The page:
Without getting too much into the weeds, there’s no doubt in my mind that the big shorts are keeping the March/May spread as wide as possible (within the confines of an overall tight spread environment) so as to discourage anyone from thinking a physical delivery squeeze is imminent. Just like the manipulation of the absolute silver price, spread differentials are quite easy to manipulate in the short term (up until physical crunch time) and I believe the big shorts are doing just this. Hey, if they are resorting to smashing gold to keep a lid on silver, tinkering with the spreads is child’s play.
Physical flows in the gold and silver ETFs continue to fascinate. The sharp drop in gold holdings in the gold ETFs looks to me to be plain-vanilla liquidation due to net investor selling in response to the COMEX-induced gold price weakness. In silver, different forces seem to be in play. While there is no doubt there is some switching from SLV into PSLV, considering all the Internet and Reddit-inspired talk to do this, I would point out such pure switching is neutral to the price of silver (a sale matched by a buy). I do applaud the net new buying in PSLV and hope it continues.
However, it seems impossible to me that the now near 60 million oz that has come out of the big silver ETF, SLV, following the enormous 110 million oz deposit over three days recently is remotely connected to net investor selling. Remember, there are two ways for silver to be withdrawn and redeemed from a silver ETF – straight investor liquidation by the net selling of shares or by a conversion of shares to direct metal holdings. Since silver prices have been rather firm (in the face of pronounced gold price weakness), the likelihood of plain-vanilla net investor selling is remote. I’m almost certain that the bulk of the 60 million oz that has come out from the SLV is not due to net investor selling, but are conversions by large holders – which is bullish on its face.
Turning to yesterday’s Commitments of Traders (COT) report, the expected managed money selling and commercial buying in gold was more extreme than the moderate amounts that I anticipated, which is always to the good. The changes in silver were mostly unexpected, if minor, but there was no disappointment, only instruction in the category changes.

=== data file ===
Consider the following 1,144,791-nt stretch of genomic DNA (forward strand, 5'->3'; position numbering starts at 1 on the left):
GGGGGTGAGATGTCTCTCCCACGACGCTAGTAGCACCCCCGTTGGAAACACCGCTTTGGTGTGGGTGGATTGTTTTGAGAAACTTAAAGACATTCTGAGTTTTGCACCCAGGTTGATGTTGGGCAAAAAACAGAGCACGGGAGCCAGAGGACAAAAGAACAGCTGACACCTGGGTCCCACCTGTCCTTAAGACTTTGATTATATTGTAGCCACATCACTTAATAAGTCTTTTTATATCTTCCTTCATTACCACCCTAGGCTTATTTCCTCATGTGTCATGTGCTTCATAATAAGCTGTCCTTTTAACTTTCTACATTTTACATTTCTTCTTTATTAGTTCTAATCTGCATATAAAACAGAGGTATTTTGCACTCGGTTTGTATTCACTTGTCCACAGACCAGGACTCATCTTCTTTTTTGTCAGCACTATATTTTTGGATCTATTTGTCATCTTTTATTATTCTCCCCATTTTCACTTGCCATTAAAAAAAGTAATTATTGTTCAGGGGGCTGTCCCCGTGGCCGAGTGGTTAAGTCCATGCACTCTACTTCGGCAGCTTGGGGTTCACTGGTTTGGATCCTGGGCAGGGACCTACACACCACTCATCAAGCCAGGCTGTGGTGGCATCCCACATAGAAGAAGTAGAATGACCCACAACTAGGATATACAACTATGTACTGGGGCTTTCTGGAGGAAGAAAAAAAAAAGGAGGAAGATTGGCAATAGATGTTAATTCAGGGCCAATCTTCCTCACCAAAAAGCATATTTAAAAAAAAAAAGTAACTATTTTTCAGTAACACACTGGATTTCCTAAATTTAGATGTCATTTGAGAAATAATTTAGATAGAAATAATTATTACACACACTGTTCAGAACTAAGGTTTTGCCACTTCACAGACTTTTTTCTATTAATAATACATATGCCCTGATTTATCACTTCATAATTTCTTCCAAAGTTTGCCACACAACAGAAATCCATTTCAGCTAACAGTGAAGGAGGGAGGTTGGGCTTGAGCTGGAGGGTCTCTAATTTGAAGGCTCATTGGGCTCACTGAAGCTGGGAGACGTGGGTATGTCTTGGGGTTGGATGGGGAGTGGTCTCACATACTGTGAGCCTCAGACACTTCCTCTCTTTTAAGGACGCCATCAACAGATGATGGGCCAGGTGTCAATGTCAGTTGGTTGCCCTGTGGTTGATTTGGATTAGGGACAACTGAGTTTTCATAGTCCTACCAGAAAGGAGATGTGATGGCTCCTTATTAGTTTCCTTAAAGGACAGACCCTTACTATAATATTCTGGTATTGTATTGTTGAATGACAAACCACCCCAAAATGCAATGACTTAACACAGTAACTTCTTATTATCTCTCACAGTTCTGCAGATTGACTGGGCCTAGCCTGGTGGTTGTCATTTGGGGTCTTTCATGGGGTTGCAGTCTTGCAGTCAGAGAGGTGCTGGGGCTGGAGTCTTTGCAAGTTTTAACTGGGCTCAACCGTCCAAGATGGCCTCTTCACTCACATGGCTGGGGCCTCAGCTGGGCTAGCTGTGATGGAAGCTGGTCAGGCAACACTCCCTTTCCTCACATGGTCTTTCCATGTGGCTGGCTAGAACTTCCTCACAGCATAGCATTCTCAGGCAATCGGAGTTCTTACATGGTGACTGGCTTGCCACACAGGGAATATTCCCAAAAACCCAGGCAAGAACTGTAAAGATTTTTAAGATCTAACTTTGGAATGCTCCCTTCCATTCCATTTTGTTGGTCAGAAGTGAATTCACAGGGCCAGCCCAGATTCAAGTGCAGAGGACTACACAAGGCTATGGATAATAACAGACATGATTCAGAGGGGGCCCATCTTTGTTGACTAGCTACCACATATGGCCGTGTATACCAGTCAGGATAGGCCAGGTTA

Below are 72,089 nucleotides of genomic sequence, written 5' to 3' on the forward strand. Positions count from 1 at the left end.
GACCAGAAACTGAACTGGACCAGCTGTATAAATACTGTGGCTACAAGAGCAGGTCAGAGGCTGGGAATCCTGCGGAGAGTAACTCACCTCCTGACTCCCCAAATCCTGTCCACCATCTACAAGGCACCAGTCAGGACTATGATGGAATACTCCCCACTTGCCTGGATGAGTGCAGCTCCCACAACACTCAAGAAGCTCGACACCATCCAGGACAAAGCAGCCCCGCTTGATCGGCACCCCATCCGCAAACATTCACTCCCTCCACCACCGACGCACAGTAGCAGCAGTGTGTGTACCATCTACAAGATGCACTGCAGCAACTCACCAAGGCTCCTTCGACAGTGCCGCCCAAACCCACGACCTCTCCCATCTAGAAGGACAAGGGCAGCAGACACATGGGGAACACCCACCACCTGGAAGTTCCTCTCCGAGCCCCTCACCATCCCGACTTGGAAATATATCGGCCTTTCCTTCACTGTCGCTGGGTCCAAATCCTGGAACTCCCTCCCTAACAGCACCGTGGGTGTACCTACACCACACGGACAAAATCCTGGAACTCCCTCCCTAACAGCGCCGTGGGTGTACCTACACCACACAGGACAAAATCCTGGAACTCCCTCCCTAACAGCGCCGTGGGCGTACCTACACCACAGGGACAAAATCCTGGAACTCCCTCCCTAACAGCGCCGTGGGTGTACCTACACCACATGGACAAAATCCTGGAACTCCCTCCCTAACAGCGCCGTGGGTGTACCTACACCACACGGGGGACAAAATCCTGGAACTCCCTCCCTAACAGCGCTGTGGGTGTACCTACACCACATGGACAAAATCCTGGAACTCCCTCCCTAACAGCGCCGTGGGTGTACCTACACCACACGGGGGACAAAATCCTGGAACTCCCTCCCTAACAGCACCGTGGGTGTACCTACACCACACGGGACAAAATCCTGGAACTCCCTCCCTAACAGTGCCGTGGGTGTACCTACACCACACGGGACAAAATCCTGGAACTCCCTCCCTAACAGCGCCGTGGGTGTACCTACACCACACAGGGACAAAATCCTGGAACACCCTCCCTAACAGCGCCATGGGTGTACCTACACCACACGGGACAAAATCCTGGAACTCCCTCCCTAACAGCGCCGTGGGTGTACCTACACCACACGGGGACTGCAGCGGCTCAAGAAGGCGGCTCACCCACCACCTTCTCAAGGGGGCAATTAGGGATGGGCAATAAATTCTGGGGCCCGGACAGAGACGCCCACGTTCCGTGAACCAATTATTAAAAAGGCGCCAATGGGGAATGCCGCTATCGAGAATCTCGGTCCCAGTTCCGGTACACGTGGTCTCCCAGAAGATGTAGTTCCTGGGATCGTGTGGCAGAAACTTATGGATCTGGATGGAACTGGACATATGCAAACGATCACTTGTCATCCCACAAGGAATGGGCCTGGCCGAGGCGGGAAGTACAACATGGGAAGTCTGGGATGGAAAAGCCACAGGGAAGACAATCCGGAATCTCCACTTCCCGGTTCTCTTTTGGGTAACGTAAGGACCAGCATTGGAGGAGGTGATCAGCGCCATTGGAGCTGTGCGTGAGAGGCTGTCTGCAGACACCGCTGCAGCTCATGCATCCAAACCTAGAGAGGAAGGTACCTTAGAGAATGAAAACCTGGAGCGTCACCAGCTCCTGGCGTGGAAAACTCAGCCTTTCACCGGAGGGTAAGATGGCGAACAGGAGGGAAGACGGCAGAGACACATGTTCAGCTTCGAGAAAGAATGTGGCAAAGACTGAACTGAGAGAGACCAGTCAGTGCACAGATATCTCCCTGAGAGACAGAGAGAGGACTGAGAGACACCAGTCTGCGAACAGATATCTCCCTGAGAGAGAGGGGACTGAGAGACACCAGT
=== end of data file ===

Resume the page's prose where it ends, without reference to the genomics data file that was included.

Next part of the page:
In COMEX gold futures, the commercials reduced their total net short position by a quite significant 17,100 contracts to 275,100 contracts, the lowest (most bullish) level since mid-September. By commercial category, the short covering buying was fairly evenly divided. The big 8 shorts bought back just over 8400 contracts (3300 by the big 4) and now hold 238,430 contracts net short (23.8 million oz). The smaller commercials (the raptors) bought back 8700 short contracts. JPMorgan appears to have bought 2000 contracts and is now net long by that same amount.
On the sell side of gold, the managed money traders were the big sellers, having sold a much greater than expected 19,684 net contracts, consisting of the sale and liquidation of 8736 long contracts and the new sale of 10,948 short contracts. The resultant net managed money long position of 67,956 contracts (125,997 longs versus 58,041 shorts) is now the lowest (most bullish) it has been since June 2019 and the wonder is that they sold this aggressively. The other large reporting traders bought 3246 net gold contracts, including new longs in the amount of 2993 contracts.
In addition to being in concert with my contention that the sharp selloff in gold was due to commercial rigging (these crooks always end up as big buyers on all sharp selloffs), the added bonus this time for the commercials was that pressure was kept on silver. Sort of like killing two birds with one stone.
In COMEX silver futures, the commercials reduced their net short position (I expected an increase) by 1400 contracts to 71,400 contracts. Let me correct that a bit – the 4 big shorts bought nearly 2700 contracts, while the big 5 thru 8 added around 1000 new shorts and the raptors sold 300 longs. The 4 big shorts reduced their concentrated short position to 62,405 contracts (312 million oz), while the big 8 short position fell to 81,677 contracts (408 million oz). JPM still looks to be net short by no more than a slim 1000 contracts.
In other words, the 4 big COMEX short crooks went from being practically the sole short sellers in recent weeks to the sole buyer this week. Do you know what they typically call a market dominated by just a few traders? Yes, that’s correct – a manipulated market. Funny how more and more observers can see this, while the regulators at the CFTC and the CME Group, still can’t seem to see what’s going on. Yeah, real funny.